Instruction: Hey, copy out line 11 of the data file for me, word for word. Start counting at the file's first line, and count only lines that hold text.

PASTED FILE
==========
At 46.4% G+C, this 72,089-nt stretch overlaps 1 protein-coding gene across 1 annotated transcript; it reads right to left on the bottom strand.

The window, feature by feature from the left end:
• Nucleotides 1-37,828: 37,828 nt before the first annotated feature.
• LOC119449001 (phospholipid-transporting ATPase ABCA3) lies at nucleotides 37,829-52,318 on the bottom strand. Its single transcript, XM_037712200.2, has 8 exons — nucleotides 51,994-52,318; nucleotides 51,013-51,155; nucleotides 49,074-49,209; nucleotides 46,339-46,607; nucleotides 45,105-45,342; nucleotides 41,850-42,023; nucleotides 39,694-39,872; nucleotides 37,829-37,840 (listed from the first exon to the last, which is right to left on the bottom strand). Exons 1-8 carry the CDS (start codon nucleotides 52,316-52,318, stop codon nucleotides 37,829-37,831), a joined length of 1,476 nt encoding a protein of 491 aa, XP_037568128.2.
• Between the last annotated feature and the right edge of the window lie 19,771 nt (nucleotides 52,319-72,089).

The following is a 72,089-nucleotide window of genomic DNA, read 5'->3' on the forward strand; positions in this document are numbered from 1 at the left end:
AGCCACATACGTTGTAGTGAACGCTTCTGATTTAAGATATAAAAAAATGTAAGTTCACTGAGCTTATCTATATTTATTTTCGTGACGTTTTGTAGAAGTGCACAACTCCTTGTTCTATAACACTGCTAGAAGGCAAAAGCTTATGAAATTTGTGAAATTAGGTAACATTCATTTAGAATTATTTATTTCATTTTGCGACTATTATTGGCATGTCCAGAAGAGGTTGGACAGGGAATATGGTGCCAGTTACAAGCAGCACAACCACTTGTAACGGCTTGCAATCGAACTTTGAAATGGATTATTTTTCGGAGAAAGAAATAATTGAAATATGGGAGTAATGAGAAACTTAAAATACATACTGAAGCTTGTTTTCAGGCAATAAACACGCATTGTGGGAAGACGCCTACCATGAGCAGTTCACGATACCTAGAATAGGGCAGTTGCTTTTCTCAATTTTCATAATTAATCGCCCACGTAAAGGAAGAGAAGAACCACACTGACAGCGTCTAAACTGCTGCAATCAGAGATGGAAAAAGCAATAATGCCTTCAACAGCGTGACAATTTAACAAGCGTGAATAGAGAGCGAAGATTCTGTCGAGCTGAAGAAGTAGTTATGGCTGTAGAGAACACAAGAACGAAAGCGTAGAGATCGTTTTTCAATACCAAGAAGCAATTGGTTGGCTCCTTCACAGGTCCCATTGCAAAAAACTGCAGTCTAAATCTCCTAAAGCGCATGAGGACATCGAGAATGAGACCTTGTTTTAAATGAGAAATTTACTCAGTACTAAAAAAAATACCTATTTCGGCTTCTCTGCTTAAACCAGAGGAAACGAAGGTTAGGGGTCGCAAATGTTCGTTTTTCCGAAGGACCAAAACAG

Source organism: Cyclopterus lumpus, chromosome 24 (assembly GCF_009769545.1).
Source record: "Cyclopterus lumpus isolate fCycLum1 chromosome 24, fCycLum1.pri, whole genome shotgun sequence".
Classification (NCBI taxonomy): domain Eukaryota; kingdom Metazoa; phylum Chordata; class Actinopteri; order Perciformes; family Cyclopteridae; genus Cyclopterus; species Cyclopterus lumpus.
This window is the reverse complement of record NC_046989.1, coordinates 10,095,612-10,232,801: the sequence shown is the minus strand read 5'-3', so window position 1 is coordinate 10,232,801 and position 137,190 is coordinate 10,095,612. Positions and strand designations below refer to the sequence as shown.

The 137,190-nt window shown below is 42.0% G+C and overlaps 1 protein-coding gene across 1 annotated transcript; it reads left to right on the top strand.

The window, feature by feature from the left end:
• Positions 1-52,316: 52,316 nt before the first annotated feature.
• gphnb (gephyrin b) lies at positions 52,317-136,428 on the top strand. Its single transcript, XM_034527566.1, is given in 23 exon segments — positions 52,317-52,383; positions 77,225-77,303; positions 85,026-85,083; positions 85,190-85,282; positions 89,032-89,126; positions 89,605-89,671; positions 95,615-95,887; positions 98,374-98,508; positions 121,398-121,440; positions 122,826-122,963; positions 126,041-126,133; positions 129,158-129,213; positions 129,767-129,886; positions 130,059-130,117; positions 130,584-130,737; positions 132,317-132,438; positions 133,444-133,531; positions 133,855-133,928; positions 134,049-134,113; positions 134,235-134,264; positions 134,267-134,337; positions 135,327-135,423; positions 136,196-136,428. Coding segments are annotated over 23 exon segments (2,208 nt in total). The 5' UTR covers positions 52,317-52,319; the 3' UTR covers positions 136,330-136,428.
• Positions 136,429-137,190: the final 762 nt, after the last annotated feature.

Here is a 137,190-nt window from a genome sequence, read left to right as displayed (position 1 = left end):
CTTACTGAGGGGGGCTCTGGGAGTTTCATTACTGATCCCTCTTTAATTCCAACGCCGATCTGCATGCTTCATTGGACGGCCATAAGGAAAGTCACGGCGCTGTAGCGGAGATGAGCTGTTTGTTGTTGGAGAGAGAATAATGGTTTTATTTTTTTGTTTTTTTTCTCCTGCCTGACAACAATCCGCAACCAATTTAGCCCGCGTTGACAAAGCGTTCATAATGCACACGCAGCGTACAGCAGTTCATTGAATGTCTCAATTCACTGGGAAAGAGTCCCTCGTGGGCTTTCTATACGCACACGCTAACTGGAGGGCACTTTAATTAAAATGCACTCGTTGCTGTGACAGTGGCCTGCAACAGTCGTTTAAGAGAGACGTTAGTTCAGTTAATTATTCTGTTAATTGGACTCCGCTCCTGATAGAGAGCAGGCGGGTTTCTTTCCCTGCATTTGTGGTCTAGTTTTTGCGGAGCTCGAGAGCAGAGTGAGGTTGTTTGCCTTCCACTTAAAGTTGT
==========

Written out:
This window is the reverse complement of record NC_046989.1, coordinates 10,095,612-10,232,801: the sequence shown is the minus strand read 5'-3', so window position 1 is coordinate 10,232,801 and position 137,190 is coordinate 10,095,612. Positions and strand designations below refer to the sequence as shown.